If that assumption is correct, the data is directly comparable transnationally, because of the simple fact that the ratio between two unknown numbers X and Y, which each represent (at least roughly) the same fraction F of two known figures A and B, will always be (roughly) the same as the ratio between A and B. The mathematical formula for this is:
X : Y = (A/F) : (B/F)
Is this premise reasonable?
As with any assumption, this premise may, of course, be false; and we can happily discuss whether that is the case (as Barford, somewhat awkwardly, attempts here). So if anyone is interested in having a rational debate about whether it is false or at least sufficiently verisimilar (‘true-ish’) to serve as a first approximation, we can happily have that debate.
For the purpose of our paper, we have assumed that this assumption is at least verisimilar enough to allow to directly compare the data for the purpose of a first approximation of the relative sizes (whatever they might actually be in absolute numbers) of the metal detecting communities in the compared countries. We believe this assumption to be sufficiently verisimilar not least because of the results of our examination of the data itself: that, per capita, Germany has about thrice as many subscribers to the largest national discussion board, and Austria about twice as many, as Britain.
This means for even only achieving parity in the per capita size of the metal detecting communities in Germany and Britain, one would have to assume that at least thrice as large a fraction of the German metal detecting community has subscribed to the largest German national board as has in Britain. So, assuming – for the sake of this argument – Britain had about 22.000 active metal detectorists on 2/3/2015, and that just 33% of that community – that is the 7.331 subscribers we found – had subscribed to the largest British board, 100% of all active German metal detectorists would have had to have subscribed to the largest German board to achieve per capita parity of metal detecting community sizes.
However, it is actually quite unlikely that the largest German board represents a full 100% of the German metal detecting community. As we have demonstrated in our paper, there are several other sizeable German boards for metal detecting. Therefore, for the largest German board to represent all active German metal detectorists, members would have had to subscribe to both the largest and at least one other of the somewhat smaller, but still sizeable boards. While there will be some overlap, this seems rather improbable. Rather, there will be some fraction of them who have only subscribed to one of those smaller, but still sizeable boards. And we would hazard to guess that there are at least some who haven’t subscribed to any such board. Thus, in all likelihood, the membership of the largest German board is less than 100 % of all active German metal detectorists.
So, let us assume for the sake of this argument that the largest German board has only been subscribed to by c. two thirds of all active German metal detectorists. That would, incidentally, mean that on 2/3/2015, there would have been – approximately – 45.000 active metal detectorists in Germany. For achieving parity per capita in terms of numbers of metal detectorists between Germany and Britain, that would require us to assume that the 7.331 subscribers to the largest British board on 2/3/2015 only represented c. 20% of all active British metal detectorists. That, in turn, would mean that on 2/3/2015, there would actually have been c. 36,500 active British metal detectorists (which of course would be entirely possible, but is already a number which is larger than most current estimates).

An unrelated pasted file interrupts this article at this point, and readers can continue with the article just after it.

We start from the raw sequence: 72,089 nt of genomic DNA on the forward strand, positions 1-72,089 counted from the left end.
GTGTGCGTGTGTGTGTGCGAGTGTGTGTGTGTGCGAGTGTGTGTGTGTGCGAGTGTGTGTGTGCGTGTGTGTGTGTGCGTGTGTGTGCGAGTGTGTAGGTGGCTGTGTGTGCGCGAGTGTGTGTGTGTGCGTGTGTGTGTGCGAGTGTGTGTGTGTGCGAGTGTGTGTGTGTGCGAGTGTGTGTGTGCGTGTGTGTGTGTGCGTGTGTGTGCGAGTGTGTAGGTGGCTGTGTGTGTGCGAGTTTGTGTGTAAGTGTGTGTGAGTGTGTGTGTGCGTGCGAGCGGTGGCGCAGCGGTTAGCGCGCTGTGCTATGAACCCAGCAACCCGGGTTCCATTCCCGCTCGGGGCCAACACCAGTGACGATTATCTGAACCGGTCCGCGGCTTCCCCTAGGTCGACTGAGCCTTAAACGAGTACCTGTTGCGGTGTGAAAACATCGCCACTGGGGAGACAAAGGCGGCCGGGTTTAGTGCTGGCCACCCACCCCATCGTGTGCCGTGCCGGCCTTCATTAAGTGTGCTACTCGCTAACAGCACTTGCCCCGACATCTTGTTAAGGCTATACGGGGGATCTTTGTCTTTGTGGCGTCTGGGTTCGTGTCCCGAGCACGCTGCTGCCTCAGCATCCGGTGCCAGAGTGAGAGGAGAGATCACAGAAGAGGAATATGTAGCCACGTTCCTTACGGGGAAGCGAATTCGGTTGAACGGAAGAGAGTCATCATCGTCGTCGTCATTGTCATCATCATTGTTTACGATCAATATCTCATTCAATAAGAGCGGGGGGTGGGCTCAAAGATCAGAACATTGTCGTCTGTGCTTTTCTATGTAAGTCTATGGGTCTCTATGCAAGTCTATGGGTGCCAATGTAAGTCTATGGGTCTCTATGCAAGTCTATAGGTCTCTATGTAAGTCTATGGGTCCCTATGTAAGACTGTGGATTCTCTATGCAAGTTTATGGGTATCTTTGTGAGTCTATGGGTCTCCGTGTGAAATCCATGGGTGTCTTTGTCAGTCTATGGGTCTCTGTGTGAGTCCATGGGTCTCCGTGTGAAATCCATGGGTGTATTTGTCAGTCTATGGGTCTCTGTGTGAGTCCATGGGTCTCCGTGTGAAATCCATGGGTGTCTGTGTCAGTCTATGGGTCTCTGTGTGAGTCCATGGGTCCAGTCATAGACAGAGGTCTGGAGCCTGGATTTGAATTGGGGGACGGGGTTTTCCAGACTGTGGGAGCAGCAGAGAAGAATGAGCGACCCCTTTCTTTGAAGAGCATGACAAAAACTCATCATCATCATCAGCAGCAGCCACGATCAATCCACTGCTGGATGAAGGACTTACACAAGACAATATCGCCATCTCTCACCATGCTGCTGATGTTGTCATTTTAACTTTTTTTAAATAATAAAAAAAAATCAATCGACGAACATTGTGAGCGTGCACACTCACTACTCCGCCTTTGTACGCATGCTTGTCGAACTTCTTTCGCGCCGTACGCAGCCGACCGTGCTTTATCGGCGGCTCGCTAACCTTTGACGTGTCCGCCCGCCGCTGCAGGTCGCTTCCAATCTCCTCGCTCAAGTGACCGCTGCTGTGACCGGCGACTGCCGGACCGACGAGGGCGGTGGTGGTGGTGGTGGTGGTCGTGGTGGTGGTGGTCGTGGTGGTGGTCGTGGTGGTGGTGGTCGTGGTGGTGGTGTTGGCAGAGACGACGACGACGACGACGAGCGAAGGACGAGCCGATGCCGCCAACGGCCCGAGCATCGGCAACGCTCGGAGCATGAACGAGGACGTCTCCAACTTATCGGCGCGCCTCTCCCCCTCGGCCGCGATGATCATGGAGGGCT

How much data bias is required for reversing the results?
To support the idea that restrictive regulation is more effective than liberal regulation in reducing the number of metal detectorists active in a country, our data would need to show the opposite of what it actually does. Ideally, it would need to show (at least) something like, say, that there are twice as many subscribers per capita for the largest British board than for the largest German one.
To get to this result by arguing that our data is so biased that it seems to show the opposite of what actually is the case, one would need to assume that while almost every active German metal detectorist has subscribed to the largest German board, hardly any active British metal detectorist has: say, 100% of all German metal detectorists, but only c. 15% of all British ones having subscribed to the largest national board in their country. That would mean that there would have had to have been c. 49.000 active metal detectorists in Britain on 2/3/2015. Of course, that may have been the case, but it increasingly widens the gap between the available evidence and the necessary assumptions to maintain the hypothesis: it starts to put data into the straight-jacket of theory.
It only gets worse if one assumes – as one has to – that the largest German board is not actually subscribed to by every single active German metal detectorist. If, say, only 66% of all active German metal detectorists should be subscribed to the largest German board, then only 10% of the active British metal detectorists can have subscribed to the largest British board to maintain a ratio of 2 British to 1 German metal detectorists per capita. That would mean that on 2/3/2015, there would have had to have been c. 75,000 active metal detectorists in Britain (and indeed, that there would now be slightly more than 90,000 as of 11/3/2018, given that at that date, the largest British board had 9,059 subscribers).